McNett Honors Veterans as Heroes at Hunting with Heroes Event


They were road weary and worn out from a wild weekend away, but also rejuvenated in ways only they can truly comprehend. 


“We all became good friends from the instant we met,” said Jesse Allerdings. “There’s just something about being with these people that is so special.”

Allerdings is an Iraq War veteran suffering from post traumatic stress disorder. He would sweep enemy areas for weapons and explosives. At times he felt like a ticking time bomb with the anger and stress he brought back from war. He found it tough just to celebrate the 4th of July. 

“As long as I was setting off the fireworks it was fine, but stuff going on around me I couldn't handle very well,” he said.

But there was a bit of welcome relief this past weekend. Bellingham businesses raised $10,000 to send 10 veterans to a "Hunting With Heroes" excursion in Klickitat County. They hunted pheasant, fished for salmon, ate barbecue and bonded as brothers.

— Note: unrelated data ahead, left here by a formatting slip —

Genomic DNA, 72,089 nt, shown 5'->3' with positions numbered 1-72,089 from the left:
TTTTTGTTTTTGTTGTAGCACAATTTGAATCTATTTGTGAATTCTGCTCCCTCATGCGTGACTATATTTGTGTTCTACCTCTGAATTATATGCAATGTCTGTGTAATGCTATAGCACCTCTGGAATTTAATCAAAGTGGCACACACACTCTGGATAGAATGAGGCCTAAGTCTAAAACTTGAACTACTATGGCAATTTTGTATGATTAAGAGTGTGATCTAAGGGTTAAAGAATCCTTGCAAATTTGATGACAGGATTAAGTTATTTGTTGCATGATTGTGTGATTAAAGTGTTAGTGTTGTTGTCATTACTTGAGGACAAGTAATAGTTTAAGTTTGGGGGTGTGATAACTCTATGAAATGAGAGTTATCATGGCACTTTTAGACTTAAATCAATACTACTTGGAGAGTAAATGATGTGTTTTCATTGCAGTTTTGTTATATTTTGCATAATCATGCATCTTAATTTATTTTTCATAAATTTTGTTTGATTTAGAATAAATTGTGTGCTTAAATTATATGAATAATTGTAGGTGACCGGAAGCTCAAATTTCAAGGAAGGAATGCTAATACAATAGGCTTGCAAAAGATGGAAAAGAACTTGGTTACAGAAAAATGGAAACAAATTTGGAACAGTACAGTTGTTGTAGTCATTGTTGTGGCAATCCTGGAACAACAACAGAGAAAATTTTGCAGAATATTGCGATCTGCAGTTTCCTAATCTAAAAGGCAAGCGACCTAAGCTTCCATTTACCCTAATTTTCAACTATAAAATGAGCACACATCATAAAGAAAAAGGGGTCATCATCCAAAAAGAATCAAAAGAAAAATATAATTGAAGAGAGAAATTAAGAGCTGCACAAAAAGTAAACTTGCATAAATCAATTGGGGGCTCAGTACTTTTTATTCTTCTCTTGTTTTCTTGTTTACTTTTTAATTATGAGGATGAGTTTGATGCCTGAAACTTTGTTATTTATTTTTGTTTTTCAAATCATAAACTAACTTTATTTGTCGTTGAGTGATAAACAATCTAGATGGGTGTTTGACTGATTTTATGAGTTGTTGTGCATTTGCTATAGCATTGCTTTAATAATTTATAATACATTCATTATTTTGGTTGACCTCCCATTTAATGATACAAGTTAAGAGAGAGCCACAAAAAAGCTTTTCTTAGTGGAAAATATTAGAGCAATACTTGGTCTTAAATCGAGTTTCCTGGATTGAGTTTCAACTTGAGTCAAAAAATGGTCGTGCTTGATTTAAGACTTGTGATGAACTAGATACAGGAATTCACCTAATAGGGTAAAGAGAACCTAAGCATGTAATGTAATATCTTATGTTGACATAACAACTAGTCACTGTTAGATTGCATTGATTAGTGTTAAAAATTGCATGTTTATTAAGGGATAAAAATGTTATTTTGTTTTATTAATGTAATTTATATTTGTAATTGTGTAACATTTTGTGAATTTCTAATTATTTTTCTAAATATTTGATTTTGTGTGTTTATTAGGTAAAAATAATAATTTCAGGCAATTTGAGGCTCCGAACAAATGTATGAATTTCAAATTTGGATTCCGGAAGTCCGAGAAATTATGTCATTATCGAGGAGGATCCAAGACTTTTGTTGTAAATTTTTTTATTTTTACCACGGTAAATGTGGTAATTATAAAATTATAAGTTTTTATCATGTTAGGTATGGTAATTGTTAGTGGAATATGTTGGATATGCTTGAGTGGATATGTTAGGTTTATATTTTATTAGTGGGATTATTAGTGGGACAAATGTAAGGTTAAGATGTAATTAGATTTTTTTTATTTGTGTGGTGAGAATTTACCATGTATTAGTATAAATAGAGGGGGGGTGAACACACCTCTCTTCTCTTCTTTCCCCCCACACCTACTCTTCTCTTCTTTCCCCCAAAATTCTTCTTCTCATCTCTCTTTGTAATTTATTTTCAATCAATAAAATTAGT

“Everybody's been through the same thing,” said Allerdings. “It feels good just to be able to release some of what’s been bottled up for so long.”

As the group rolled back into Bellingham, kids from Carl Cozier Elementary School lined Lincoln Street waving American flags, and shouted, “thank you!” It was a hero's welcome that continued all afternoon. The convoy arrived at McNett Corporation, the main sponsor of the event. 

Outside their headquarters, McNett workers and community groups paid tribute to the veterans. It was all a bit overwhelming both for the vets and those honoring them. 

Chad Larsen broke down as he addressed the group. Larsen is a Desert Storm veteran who was a participant in the Hunting With Heroes event last year. He was so moved, he returned as a volunteer organizer this year. 

“Only a veteran can know a veteran like this,” he said. “I'm at a loss for words. I just know we’re doing the right  thing and others should be doing this, too.”

While it might seem more appropriate to recognize the warriors on Veteran's Day or the Fourth of July, the message organizers want to send is that the vets are appreciated every day. 

It was an experience Jesse Allerdings said will stay with him long after the wounds of war have healed. 

“I’ll never forget this. It definitely restores a little faith in humanity.”


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